The stunning Blu-ray version of T-MEN now available through boutique label ClassicFlix puts my old Roan Group Archival Entertainment DVD to shame. I did not notice a flaw of any sort in this restored 1080P single-layered Blu-ray edition, faithfully framed at the original theatrical scope of 1.37:1 and complimented by the uncompressed mono soundtrack. Supplemental material starts with a new audio commentary track from film noir historian Alan K. Rode, who notes that T-MEN made its Hollywood premier on Christmas Day(!) in 1947. Rode confirms that director Anthony Mann considered T-MEN his first film, despite his dozen prior directorial credits. T-MEN was the first film over which the director felt he maintained creative responsibility and control. Rode points out some of the various locations that serve as the backdrop, including Ocean Park Pier, Farmers Market (still thriving!) and Sheraton Town House. Rode takes advantage of the many opportunities the film provides to identify noir visual tropes, i.e. low camera angles, the arrangement of actors within the frame, and above all else the magnificent interplay between light and shadow. Each screening of T-MEN creates a deeper impression of just how little light is utilized to create many of the film's most iconic images. My favorite observation from Rode really captures the essence of this film, and the noir movement in general:  "With Alton and Mann in this movie, everyone emerges from the dark into the light."

The genre-defining technical achievements of the Alton/Mann combination are examined further in the featurette "Into the Darkness: Mann, Alton and T-MEN" (10m 38s). Testimonials from Rode, THE HOLLYWOOD REPORTER film critic Todd McCarthy, film historian Julie Kirgo, cinematographer Richard Crudo and screenwriter C. Courtney Joyner describe how Alton and Mann set the noir tone with minimalist setups. Their approach was not conventional at the time T-MEN was in production. Alton preferred simple light bulbs to the large overhead light fixtures that illuminated most studio soundstages. Mann was similar-minded when it came to camera positioning; his camera seldom moved other than for the occasional tracking shot of a character.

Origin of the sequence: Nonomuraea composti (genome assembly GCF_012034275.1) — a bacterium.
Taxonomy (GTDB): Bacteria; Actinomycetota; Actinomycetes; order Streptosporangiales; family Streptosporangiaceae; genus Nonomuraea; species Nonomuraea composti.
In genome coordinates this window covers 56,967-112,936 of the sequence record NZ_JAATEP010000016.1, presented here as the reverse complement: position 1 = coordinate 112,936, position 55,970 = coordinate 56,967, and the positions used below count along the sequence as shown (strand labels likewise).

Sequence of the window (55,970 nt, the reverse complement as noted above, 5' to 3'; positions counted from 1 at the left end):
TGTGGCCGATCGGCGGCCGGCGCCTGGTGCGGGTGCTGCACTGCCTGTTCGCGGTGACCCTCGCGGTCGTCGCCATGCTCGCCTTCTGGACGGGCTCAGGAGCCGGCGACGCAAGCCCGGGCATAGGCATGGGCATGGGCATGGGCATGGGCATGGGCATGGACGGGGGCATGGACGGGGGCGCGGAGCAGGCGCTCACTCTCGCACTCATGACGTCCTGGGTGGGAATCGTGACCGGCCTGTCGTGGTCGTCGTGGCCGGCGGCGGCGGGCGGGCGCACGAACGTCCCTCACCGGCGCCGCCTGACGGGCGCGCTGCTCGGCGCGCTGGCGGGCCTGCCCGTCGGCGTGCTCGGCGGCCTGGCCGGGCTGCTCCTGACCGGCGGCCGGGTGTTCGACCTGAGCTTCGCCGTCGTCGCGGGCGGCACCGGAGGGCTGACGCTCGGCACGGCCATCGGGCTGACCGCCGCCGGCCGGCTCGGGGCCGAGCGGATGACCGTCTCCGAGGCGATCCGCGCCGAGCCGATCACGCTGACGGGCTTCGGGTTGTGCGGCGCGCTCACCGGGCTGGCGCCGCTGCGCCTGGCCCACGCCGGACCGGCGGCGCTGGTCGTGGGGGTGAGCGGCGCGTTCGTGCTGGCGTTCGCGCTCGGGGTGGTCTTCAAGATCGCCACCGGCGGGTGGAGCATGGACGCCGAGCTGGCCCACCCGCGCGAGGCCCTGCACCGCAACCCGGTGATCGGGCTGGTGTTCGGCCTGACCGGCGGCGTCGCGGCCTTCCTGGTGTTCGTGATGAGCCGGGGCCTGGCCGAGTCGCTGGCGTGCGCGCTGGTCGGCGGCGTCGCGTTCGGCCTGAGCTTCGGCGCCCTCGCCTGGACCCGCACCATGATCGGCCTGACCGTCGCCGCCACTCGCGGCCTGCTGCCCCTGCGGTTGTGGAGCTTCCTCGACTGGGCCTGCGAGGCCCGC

In the interview segment "A Director's Daughter: Nina Mann Remembers" (9m 18s), Mann discusses her father's fascinating filmmaking career in the context of how recurring themes and motifs reflect his background. For her, to watch his films is to explore his life. She claims her father merely thought of himself as a journeyman, not the great artist he is considered today.

Contained within the Blu-ray case is a well-illustrated 24-page booklet with an essay by Max Alvarez, author of THE CRIME FILMS OF ANTHONY MANN (2013). Without question, this ClassicFlix edition of T-MEN is likely to remain the definitive version of the film for a long time.